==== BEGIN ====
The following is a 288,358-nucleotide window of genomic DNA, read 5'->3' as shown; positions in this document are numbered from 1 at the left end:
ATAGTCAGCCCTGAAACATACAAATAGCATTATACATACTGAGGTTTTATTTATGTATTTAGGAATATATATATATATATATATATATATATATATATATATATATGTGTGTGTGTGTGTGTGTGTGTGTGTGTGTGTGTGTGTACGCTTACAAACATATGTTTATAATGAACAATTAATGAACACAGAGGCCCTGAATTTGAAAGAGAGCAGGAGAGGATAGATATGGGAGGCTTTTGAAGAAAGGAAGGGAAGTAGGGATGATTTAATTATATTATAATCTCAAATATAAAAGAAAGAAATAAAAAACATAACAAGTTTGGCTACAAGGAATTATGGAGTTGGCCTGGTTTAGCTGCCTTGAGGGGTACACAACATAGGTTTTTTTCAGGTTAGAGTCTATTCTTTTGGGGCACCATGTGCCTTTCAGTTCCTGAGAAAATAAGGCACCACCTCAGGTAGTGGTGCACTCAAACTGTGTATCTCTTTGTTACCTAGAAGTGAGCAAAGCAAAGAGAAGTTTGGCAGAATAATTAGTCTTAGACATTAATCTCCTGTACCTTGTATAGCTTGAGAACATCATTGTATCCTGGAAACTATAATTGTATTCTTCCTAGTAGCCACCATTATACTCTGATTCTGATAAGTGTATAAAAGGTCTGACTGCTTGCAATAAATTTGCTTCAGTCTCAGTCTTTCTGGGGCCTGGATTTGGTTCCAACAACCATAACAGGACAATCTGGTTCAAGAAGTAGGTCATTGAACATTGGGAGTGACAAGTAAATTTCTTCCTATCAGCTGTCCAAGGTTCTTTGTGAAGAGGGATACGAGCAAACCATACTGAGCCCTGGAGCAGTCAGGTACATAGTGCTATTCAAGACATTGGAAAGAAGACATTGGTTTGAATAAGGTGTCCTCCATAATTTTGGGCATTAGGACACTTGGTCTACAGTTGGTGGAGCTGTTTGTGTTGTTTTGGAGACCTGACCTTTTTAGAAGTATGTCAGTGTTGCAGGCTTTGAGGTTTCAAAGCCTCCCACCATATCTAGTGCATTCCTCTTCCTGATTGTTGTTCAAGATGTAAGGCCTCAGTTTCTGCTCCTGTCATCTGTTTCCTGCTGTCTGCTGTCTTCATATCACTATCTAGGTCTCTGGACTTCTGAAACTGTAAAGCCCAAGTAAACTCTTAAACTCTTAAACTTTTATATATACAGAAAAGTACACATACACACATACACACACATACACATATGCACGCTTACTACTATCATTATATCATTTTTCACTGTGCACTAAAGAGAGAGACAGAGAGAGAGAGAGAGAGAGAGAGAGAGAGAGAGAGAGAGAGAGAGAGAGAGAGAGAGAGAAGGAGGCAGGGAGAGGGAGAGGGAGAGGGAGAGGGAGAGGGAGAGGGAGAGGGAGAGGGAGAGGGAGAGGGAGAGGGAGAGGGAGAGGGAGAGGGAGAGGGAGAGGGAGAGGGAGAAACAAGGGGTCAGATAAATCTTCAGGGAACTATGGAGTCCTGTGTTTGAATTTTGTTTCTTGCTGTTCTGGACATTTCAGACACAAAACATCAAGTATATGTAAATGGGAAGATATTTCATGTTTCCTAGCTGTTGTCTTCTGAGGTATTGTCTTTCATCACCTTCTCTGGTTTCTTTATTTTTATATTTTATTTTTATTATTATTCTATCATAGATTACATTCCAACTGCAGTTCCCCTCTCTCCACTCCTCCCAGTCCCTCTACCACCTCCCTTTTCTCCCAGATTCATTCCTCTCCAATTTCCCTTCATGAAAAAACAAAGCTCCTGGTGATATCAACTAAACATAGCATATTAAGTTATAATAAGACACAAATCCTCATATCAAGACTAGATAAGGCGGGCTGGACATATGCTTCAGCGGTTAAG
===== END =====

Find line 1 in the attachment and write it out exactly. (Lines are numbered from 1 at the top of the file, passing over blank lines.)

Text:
The following is a 288,358-nucleotide window of genomic DNA, read 5'->3' as shown; positions in this document are numbered from 1 at the left end: